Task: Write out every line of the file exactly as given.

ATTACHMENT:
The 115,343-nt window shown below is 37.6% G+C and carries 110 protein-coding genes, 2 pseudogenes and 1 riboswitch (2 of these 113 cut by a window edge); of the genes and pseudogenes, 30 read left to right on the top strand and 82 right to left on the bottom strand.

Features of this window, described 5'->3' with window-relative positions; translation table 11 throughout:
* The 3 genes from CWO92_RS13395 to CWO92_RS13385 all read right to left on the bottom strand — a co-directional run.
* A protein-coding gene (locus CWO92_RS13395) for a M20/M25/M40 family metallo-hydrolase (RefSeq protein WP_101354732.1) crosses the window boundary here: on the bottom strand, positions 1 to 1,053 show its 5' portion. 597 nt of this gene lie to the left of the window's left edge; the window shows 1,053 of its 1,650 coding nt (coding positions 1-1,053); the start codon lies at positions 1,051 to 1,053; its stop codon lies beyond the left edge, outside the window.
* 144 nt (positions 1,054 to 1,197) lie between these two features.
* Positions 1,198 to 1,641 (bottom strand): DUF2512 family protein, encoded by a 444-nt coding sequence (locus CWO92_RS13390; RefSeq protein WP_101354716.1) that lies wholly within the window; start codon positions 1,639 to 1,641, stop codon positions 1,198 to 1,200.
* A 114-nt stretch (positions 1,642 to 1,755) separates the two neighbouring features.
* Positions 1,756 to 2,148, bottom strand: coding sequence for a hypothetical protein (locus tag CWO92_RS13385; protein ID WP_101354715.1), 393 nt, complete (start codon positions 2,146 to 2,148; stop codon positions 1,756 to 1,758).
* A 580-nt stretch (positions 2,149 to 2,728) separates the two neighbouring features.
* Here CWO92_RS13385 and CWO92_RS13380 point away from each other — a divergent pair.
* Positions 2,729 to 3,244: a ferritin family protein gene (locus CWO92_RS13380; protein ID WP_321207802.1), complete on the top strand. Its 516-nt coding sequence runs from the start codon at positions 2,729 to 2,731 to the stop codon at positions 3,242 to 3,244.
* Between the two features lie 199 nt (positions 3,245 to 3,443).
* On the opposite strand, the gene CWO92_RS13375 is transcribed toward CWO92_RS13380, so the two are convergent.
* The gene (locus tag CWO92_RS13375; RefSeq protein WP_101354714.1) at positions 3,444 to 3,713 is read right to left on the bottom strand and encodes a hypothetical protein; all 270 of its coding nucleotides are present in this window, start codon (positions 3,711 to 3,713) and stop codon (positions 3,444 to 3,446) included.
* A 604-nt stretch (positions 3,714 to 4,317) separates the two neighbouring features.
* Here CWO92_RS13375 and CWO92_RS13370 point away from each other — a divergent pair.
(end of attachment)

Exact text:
The 115,343-nt window shown below is 37.6% G+C and carries 110 protein-coding genes, 2 pseudogenes and 1 riboswitch (2 of these 113 cut by a window edge); of the genes and pseudogenes, 30 read left to right on the top strand and 82 right to left on the bottom strand.

Features of this window, described 5'->3' with window-relative positions; translation table 11 throughout:
* The 3 genes from CWO92_RS13395 to CWO92_RS13385 all read right to left on the bottom strand — a co-directional run.
* A protein-coding gene (locus CWO92_RS13395) for a M20/M25/M40 family metallo-hydrolase (RefSeq protein WP_101354732.1) crosses the window boundary here: on the bottom strand, positions 1 to 1,053 show its 5' portion. 597 nt of this gene lie to the left of the window's left edge; the window shows 1,053 of its 1,650 coding nt (coding positions 1-1,053); the start codon lies at positions 1,051 to 1,053; its stop codon lies beyond the left edge, outside the window.
* 144 nt (positions 1,054 to 1,197) lie between these two features.
* Positions 1,198 to 1,641 (bottom strand): DUF2512 family protein, encoded by a 444-nt coding sequence (locus CWO92_RS13390; RefSeq protein WP_101354716.1) that lies wholly within the window; start codon positions 1,639 to 1,641, stop codon positions 1,198 to 1,200.
* A 114-nt stretch (positions 1,642 to 1,755) separates the two neighbouring features.
* Positions 1,756 to 2,148, bottom strand: coding sequence for a hypothetical protein (locus tag CWO92_RS13385; protein ID WP_101354715.1), 393 nt, complete (start codon positions 2,146 to 2,148; stop codon positions 1,756 to 1,758).
* A 580-nt stretch (positions 2,149 to 2,728) separates the two neighbouring features.
* Here CWO92_RS13385 and CWO92_RS13380 point away from each other — a divergent pair.
* Positions 2,729 to 3,244: a ferritin family protein gene (locus CWO92_RS13380; protein ID WP_321207802.1), complete on the top strand. Its 516-nt coding sequence runs from the start codon at positions 2,729 to 2,731 to the stop codon at positions 3,242 to 3,244.
* Between the two features lie 199 nt (positions 3,245 to 3,443).
* On the opposite strand, the gene CWO92_RS13375 is transcribed toward CWO92_RS13380, so the two are convergent.
* The gene (locus tag CWO92_RS13375; RefSeq protein WP_101354714.1) at positions 3,444 to 3,713 is read right to left on the bottom strand and encodes a hypothetical protein; all 270 of its coding nucleotides are present in this window, start codon (positions 3,711 to 3,713) and stop codon (positions 3,444 to 3,446) included.
* A 604-nt stretch (positions 3,714 to 4,317) separates the two neighbouring features.
* Here CWO92_RS13375 and CWO92_RS13370 point away from each other — a divergent pair.